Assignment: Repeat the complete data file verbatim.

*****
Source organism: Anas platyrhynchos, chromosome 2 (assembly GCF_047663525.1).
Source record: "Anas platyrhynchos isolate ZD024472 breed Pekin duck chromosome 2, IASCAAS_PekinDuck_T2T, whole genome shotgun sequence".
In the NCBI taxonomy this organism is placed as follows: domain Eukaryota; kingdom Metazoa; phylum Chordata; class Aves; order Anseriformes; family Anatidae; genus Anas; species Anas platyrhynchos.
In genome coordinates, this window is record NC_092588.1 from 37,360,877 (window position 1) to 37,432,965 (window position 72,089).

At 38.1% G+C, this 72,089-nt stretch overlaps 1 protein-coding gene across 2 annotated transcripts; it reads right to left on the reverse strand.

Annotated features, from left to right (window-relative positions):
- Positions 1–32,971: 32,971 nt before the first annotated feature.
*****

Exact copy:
Source organism: Anas platyrhynchos, chromosome 2 (assembly GCF_047663525.1).
Source record: "Anas platyrhynchos isolate ZD024472 breed Pekin duck chromosome 2, IASCAAS_PekinDuck_T2T, whole genome shotgun sequence".
In the NCBI taxonomy this organism is placed as follows: domain Eukaryota; kingdom Metazoa; phylum Chordata; class Aves; order Anseriformes; family Anatidae; genus Anas; species Anas platyrhynchos.
In genome coordinates, this window is record NC_092588.1 from 37,360,877 (window position 1) to 37,432,965 (window position 72,089).

At 38.1% G+C, this 72,089-nt stretch overlaps 1 protein-coding gene across 2 annotated transcripts; it reads right to left on the reverse strand.

Annotated features, from left to right (window-relative positions):
- Positions 1–32,971: 32,971 nt before the first annotated feature.